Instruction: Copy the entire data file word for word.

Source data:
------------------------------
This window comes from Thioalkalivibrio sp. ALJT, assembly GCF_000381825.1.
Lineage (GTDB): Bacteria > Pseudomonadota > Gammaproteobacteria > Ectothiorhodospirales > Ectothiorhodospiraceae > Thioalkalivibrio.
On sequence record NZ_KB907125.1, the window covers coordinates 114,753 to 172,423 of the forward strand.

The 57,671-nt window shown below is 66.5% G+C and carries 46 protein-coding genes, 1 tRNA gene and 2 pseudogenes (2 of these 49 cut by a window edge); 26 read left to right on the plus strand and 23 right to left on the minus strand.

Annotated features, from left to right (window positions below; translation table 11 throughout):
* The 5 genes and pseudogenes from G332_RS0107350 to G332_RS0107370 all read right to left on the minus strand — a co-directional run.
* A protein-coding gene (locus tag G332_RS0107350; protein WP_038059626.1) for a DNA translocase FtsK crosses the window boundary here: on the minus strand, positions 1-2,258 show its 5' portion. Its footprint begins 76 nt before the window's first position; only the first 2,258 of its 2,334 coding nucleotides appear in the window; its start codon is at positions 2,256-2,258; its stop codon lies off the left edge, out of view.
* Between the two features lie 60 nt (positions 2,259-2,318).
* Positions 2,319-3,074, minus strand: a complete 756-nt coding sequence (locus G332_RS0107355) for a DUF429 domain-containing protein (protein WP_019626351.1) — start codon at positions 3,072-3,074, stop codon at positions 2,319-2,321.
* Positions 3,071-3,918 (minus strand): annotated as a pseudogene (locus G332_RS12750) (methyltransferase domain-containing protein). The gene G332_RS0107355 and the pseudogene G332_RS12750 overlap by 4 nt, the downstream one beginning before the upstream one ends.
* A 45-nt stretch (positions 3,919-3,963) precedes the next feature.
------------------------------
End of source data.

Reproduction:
This window comes from Thioalkalivibrio sp. ALJT, assembly GCF_000381825.1.
Lineage (GTDB): Bacteria > Pseudomonadota > Gammaproteobacteria > Ectothiorhodospirales > Ectothiorhodospiraceae > Thioalkalivibrio.
On sequence record NZ_KB907125.1, the window covers coordinates 114,753 to 172,423 of the forward strand.

The 57,671-nt window shown below is 66.5% G+C and carries 46 protein-coding genes, 1 tRNA gene and 2 pseudogenes (2 of these 49 cut by a window edge); 26 read left to right on the plus strand and 23 right to left on the minus strand.

Annotated features, from left to right (window positions below; translation table 11 throughout):
* The 5 genes and pseudogenes from G332_RS0107350 to G332_RS0107370 all read right to left on the minus strand — a co-directional run.
* A protein-coding gene (locus tag G332_RS0107350; protein WP_038059626.1) for a DNA translocase FtsK crosses the window boundary here: on the minus strand, positions 1-2,258 show its 5' portion. Its footprint begins 76 nt before the window's first position; only the first 2,258 of its 2,334 coding nucleotides appear in the window; its start codon is at positions 2,256-2,258; its stop codon lies off the left edge, out of view.
* Between the two features lie 60 nt (positions 2,259-2,318).
* Positions 2,319-3,074, minus strand: a complete 756-nt coding sequence (locus G332_RS0107355) for a DUF429 domain-containing protein (protein WP_019626351.1) — start codon at positions 3,072-3,074, stop codon at positions 2,319-2,321.
* Positions 3,071-3,918 (minus strand): annotated as a pseudogene (locus G332_RS12750) (methyltransferase domain-containing protein). The gene G332_RS0107355 and the pseudogene G332_RS12750 overlap by 4 nt, the downstream one beginning before the upstream one ends.
* A 45-nt stretch (positions 3,919-3,963) precedes the next feature.